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c-squares - a new method for representing, querying, displaying and exchanging dataset spatial extents. System concept and development by: Tony Rees Divisional Data Centre CSIRO Marine Research, Australia. some example Metadatabases (Data Directories). + many others -- 100 < 1000?.

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c-squares - a new method for representing, querying, displaying and exchanging dataset spatial extents

System concept and development by:

Tony Rees

Divisional Data Centre

CSIRO Marine Research, Australia


some example Metadatabases (Data Directories)

+ many others -- 100 < 1000? ...

  • Typical features: include searchability by

    • text

    • keywords

    • spatial and time constraints

  • This presentation - focus onspatial searching


--------- data

----- data bounding rectangle (MBR)

--------- search rectangle

current “base level” representation of spatial data coverage in metadata is by bounding box (minimum bounding rectangle, MBR)

  • concept introduced in 1994 (FGDC)

  • used for spatial searching, 1995 onwards

  • still the primary tool for metadata spatial searches


SRTM 8-449 catch data

Catch records - Hoplostethus atlanticus

How well do MBR’s represent spatial data?

(examples from our own metadata system)

MBR actual data locations

Franklin 02/1999 hydrology data


alternatives to MBR’s for representation of data spatial extents ...

  • bounding polygons

  • multiple bounding rectangles

  • defined regions - countries, administrative areas, bio- or geo-regions …

  • circles (centre point + radius)

  • pre-defined path + distance (e.g. along a contour, coastline, satellite path)

  • actual point locations held in the metadata record

  • grid-based system


global grid systems already available ... extents ...

  • International Map of the World (IMW) rectangles (6 x 4 degrees)

  • Marsden Squares (10 x 10 degrees)

  • Maidenhead Squares (2 x 1 degree)

  • WMO (World Meteorological Organisation) Squares (10 x 10 degrees)

  • others ?

  • -- WMO squares eventually chosen for ease of subdivision (base 10) and simple relationship between WMO numbers and lat/long values


3414 extents ...

1400

WMO 10-degree squares notation (part)

(Available via the web in NODC, 1998:World Ocean Database 1998 Documentation)


The “ extents ...c-squares”

concept

c-squares:

Concise Spatial Query and Representation System


same using 0.5 x 0.5 degree c-squares extents ...

data “footprint” using 1 x 1 degree c-squares

“c-squares” principle

data “footprint” using bounding rectangle

actual ship’s track - “Franklin” voyage 10/87


“c-squares” numbering system extents ...

  • each square is numbered according to a globally applicable system based on recursive divisions of WMO (World Meteorological organisation) 10-degree squares, e.g.:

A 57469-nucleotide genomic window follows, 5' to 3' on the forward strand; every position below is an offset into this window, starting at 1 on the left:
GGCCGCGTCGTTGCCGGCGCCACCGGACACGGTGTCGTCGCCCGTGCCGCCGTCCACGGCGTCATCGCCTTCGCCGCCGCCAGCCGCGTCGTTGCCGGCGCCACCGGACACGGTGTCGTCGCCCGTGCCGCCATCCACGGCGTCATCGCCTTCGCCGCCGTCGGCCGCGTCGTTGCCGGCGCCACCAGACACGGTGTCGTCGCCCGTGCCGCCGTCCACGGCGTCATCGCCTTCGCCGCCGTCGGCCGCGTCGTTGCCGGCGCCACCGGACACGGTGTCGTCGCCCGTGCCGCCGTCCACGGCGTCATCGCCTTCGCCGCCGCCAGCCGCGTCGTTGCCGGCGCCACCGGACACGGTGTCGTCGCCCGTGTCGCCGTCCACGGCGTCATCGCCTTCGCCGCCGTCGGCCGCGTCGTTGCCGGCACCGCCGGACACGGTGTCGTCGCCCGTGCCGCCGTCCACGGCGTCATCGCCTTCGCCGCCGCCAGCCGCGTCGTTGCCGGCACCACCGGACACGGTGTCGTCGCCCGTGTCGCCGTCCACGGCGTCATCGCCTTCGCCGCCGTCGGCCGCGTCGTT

• 10 degree square: 3414 (= WMO number)

  • 5 degree square: 3414:2

  • 1 degree square: 3414:227

  • 0.5 degree square: 3414:227:4

  • 0.1 degree square: 3414:227:466

  • (etc.)

  • strings of codes represent an individual dataset extent, e.g.

  • 3013:497|3111:468|3111:478|3111:479|3111:488|3111:489|3111:499|3112:122|3112:123|

  • 3112:131|3112:132|3112:134|3112:141|3112:142|3112:143|3112:217|3112:218|3112:219|

  • 3112:226|3112:235|3112:350|3112:351|3112:352|3112:353|3112:360|3112:361|3112:362|

  • 3112:363|3112:370|3112:371|3112:380|3112:381|3112:390|3113:100|3113:101|3113:102|

  • 3113:103|3113:104|3113:205|3113:206|3113:207|3113:216|3113:217|3113:228|3113:238|

  • 3113:239

  • encodes the extent

  • shown in the example:


0.5- and 0.1- degree squares extents ...

Codes have straightforward relationship with lats/longs, mapsheets, etc. ...

e.g.:

1400:458(1-degree square with origin at

45 ºN, 008 ºE)

additional degrees E [00+8] =8

additional degrees N [40+5] = 45

5-degree quadrant, i.e. 3 4

1 2

tens of degrees E (i.e., 00)

tens of degrees N (i.e., 40)

global sector (1=NE, 3=SE, 5=SW, 7=NW)

46

45

44

110 km

10

8

9


“quad tree” -type approach used where numerous adjacent squares are occupied

squares can be “bulked” - example: 3212:*** instead of specifying every 1-degree square within 10 degree square 3212.

This leads to corresponding data reduction, e.g. Australia (at 1-degree resolution) can be described in 343 squares rather than 800:


Example database-level implementation of c-squares for metadata records(e.g. at 1 degree resolution)

(etc.)


Spatial queries using c-squares metadata records

  • c-squares spatial queries simply test whether a text string representing the search box (ideally one or several c-squares) is matched anywhere in the c-squares string …

  • example: - search square 3113:2 will match any c-squares string which includes 3113:2 within it, e.g.:

  • <csquares>

  • 3112:363|3112:370|3112:371|3112:380|3112:381|3112:390|3113:100|3113:101|3113:102|